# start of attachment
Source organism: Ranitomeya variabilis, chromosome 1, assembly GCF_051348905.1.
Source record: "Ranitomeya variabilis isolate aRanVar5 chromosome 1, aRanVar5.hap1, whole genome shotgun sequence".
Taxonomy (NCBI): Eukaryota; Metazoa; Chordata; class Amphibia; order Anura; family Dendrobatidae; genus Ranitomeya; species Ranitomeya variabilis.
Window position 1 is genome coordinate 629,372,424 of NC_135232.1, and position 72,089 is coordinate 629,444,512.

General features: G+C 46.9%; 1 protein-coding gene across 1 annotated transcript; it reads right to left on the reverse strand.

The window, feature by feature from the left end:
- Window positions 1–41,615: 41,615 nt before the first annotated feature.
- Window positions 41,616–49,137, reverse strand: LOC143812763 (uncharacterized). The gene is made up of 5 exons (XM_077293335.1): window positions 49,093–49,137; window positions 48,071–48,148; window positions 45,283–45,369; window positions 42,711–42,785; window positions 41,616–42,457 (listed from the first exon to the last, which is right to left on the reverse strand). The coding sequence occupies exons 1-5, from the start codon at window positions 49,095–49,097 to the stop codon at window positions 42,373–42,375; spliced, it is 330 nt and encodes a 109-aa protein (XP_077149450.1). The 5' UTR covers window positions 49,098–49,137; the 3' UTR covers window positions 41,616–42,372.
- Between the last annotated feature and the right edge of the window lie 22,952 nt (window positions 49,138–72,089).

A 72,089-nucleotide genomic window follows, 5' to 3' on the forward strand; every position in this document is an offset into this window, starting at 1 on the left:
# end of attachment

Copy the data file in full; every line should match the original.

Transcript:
Source organism: Ranitomeya variabilis, chromosome 1, assembly GCF_051348905.1.
Source record: "Ranitomeya variabilis isolate aRanVar5 chromosome 1, aRanVar5.hap1, whole genome shotgun sequence".
Taxonomy (NCBI): Eukaryota; Metazoa; Chordata; class Amphibia; order Anura; family Dendrobatidae; genus Ranitomeya; species Ranitomeya variabilis.
Window position 1 is genome coordinate 629,372,424 of NC_135232.1, and position 72,089 is coordinate 629,444,512.

General features: G+C 46.9%; 1 protein-coding gene across 1 annotated transcript; it reads right to left on the reverse strand.

The window, feature by feature from the left end:
- Window positions 1–41,615: 41,615 nt before the first annotated feature.
- Window positions 41,616–49,137, reverse strand: LOC143812763 (uncharacterized). The gene is made up of 5 exons (XM_077293335.1): window positions 49,093–49,137; window positions 48,071–48,148; window positions 45,283–45,369; window positions 42,711–42,785; window positions 41,616–42,457 (listed from the first exon to the last, which is right to left on the reverse strand). The coding sequence occupies exons 1-5, from the start codon at window positions 49,095–49,097 to the stop codon at window positions 42,373–42,375; spliced, it is 330 nt and encodes a 109-aa protein (XP_077149450.1). The 5' UTR covers window positions 49,098–49,137; the 3' UTR covers window positions 41,616–42,372.
- Between the last annotated feature and the right edge of the window lie 22,952 nt (window positions 49,138–72,089).

A 72,089-nucleotide genomic window follows, 5' to 3' on the forward strand; every position in this document is an offset into this window, starting at 1 on the left: